Cement trucks' incredible weight and fluid cargo require a significantly longer braking distance than typical vehicles, even other commercial trucks. The consequences can be disastrous if a truck driver engages in reckless or negligent behaviors, such as speeding, tailgating, or impaired or distracted driving. The size imbalance between a cement truck and passenger vehicles means a rear-end collision can crush the smaller vehicle on impact.
As with vehicles of any size, head-on collisions lead to some of the most devastating accidents. Again, the size and weight of cement trucks increase the potential for catastrophic injuries and death of other drivers, as the impact can completely crush smaller cars and trucks. Head-on collisions can occur when drivers are driving too fast or recklessly or are impaired by fatigue or drugs or alcohol and drift into other lanes. Tire blowouts can also cause cement truck drivers to suddenly swerve into oncoming traffic, resulting in a head-on collision.
Who Receives Compensation in a Cement Truck Accident?
In the event of an accident, the cement truck driver may be held liable for an accident if your attorney can prove that the driver was negligent. The theory of "vicarious liability" also may apply so that the trucking company, or the construction company where the cement truck was employed, bears responsibility for negligent actions. Depending on the ultimate cause of the crash, the truck manufacturer or maintenance company may also be responsible for compensating victims of the accident.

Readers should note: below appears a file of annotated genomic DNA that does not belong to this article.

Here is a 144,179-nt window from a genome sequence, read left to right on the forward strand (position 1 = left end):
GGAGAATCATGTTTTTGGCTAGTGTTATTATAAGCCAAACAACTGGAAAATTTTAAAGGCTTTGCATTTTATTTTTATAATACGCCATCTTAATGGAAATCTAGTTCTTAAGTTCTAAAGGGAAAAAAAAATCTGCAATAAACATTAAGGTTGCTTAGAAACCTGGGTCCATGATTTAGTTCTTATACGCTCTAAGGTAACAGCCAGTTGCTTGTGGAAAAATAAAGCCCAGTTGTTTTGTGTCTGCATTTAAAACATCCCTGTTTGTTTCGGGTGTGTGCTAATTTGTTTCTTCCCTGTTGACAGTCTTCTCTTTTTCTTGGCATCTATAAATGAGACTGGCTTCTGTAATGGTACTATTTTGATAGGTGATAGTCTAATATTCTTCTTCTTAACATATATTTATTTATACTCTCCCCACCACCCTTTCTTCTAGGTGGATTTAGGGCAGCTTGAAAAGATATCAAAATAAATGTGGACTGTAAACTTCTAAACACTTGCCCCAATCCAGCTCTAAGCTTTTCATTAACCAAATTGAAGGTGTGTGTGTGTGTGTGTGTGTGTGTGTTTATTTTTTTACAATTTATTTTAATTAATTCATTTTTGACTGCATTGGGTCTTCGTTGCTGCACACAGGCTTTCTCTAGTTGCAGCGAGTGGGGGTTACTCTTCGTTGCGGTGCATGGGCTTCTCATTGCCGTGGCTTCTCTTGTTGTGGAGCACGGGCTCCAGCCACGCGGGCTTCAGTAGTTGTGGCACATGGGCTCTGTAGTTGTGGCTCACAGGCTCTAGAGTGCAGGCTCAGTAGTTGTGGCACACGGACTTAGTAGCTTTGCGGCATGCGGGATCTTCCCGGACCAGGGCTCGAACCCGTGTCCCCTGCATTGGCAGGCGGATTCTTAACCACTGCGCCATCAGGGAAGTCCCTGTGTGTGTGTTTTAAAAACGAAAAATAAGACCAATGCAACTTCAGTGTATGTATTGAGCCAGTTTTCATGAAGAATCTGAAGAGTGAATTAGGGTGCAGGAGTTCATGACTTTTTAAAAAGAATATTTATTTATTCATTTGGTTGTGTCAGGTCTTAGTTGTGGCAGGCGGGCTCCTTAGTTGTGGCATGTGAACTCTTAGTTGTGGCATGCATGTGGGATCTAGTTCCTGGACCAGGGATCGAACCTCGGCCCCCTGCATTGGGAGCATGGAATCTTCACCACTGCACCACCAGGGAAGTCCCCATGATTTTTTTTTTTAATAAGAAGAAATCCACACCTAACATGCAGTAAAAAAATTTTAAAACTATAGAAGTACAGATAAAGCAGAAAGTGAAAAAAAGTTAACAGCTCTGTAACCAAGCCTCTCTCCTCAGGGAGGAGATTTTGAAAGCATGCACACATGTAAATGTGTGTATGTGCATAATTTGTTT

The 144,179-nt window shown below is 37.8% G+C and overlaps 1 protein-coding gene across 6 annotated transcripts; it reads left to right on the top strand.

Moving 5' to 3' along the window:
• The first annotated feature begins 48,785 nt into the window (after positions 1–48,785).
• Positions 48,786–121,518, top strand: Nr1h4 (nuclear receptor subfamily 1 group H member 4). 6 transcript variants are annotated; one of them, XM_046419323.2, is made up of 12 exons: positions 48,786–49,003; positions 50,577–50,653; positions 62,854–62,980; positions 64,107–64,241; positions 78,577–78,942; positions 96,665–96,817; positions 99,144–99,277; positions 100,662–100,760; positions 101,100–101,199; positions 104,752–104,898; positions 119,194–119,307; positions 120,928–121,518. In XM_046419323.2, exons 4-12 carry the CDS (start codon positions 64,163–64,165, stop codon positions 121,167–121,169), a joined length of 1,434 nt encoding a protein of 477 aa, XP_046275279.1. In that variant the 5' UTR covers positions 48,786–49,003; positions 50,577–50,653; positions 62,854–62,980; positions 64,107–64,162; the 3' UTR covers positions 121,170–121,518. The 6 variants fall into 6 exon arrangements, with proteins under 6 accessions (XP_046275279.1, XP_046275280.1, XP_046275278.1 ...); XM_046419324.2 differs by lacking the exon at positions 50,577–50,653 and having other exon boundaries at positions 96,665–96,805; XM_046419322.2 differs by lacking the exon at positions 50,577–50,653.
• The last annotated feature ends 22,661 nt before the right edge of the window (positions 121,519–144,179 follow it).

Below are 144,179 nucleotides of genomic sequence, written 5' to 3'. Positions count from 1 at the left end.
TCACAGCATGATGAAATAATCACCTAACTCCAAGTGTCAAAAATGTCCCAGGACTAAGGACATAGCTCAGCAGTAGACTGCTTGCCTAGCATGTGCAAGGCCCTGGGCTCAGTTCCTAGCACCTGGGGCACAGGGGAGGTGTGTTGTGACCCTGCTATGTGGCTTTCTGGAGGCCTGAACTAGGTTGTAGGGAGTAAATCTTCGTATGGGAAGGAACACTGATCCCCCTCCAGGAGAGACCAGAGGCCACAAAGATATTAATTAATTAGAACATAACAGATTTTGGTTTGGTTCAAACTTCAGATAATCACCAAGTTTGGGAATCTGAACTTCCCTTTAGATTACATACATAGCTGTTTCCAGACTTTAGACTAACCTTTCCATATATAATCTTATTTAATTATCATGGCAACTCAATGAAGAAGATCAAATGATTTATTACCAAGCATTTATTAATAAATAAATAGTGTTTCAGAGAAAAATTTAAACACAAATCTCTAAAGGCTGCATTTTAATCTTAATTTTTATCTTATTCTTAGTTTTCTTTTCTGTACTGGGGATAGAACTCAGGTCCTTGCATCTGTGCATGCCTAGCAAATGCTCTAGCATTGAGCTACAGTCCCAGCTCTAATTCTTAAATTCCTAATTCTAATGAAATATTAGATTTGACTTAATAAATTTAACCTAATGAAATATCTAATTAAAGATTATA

California's Pure Comparative Negligence Law
California adheres to the "pure comparative negligence rule," which means that even if you're partially responsible for the accident, you can still recover the remaining portion of the award. In other words, even if you're 70% liable for the crash, you can still recover 30% of your damages. For instance, if the court awards you $400,000 but also finds that you bear 75% of the responsibility for the accident. You could still receive $100,000 to cover your remaining losses.
Suppose you have suffered the loss of a loved one due to the carelessness or negligence of a cement truck driver. In that case, California law permits you to pursue compensation for financial losses and emotional suffering caused by a wrongful death. These complex and often lengthy cases require surviving family members to provide the same evidence as the deceased might have, had they pursued the claim after the accident.
Wrongful death lawsuits generally include claims for economic damages such as funeral expenses, loss of income and punitive damages. Non-economic damages covered by wrongful death lawsuits in California often include the following:
- Pain and suffering
- Emotional distress
- Loss of companionship
- Loss of consortium
Family members must file wrongful death lawsuits within two years of the accident and may be filed against a person, company or another entity. These claims differ from criminal cases, such as homicide, because their value is based entirely on monetary damages rather than potential jail time or probation for at-fault parties. As a result, California allows families to file a wrongful death lawsuit while a criminal case is in progress.
How Can a Cement Truck Accident Lawyer Help?
Fighting for your rights and sufficient compensation after a cement truck accident can feel overwhelming, especially if you're dealing with injuries, financial hardship or losing a loved one. Let the experienced team of accident lawyers at JAG do the heavy lifting for you while you focus on your physical and emotional healing. Reach out today for your free consultation.